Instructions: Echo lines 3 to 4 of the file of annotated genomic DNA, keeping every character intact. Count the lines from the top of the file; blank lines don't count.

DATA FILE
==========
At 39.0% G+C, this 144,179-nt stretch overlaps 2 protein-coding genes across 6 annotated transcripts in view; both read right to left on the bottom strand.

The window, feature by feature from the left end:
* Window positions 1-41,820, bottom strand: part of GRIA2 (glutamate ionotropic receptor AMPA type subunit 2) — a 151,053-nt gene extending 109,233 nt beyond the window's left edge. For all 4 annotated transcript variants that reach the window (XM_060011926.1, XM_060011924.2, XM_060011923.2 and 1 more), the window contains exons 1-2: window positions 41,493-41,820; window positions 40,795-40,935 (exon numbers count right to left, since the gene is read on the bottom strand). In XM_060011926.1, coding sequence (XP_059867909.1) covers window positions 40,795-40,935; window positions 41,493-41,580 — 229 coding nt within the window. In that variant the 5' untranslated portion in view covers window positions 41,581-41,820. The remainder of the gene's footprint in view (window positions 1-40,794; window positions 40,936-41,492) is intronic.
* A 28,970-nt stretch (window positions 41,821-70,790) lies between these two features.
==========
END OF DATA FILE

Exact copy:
* Window positions 1-41,820, bottom strand: part of GRIA2 (glutamate ionotropic receptor AMPA type subunit 2) — a 151,053-nt gene extending 109,233 nt beyond the window's left edge. For all 4 annotated transcript variants that reach the window (XM_060011926.1, XM_060011924.2, XM_060011923.2 and 1 more), the window contains exons 1-2: window positions 41,493-41,820; window positions 40,795-40,935 (exon numbers count right to left, since the gene is read on the bottom strand). In XM_060011926.1, coding sequence (XP_059867909.1) covers window positions 40,795-40,935; window positions 41,493-41,580 — 229 coding nt within the window. In that variant the 5' untranslated portion in view covers window positions 41,581-41,820. The remainder of the gene's footprint in view (window positions 1-40,794; window positions 40,936-41,492) is intronic.
* A 28,970-nt stretch (window positions 41,821-70,790) lies between these two features.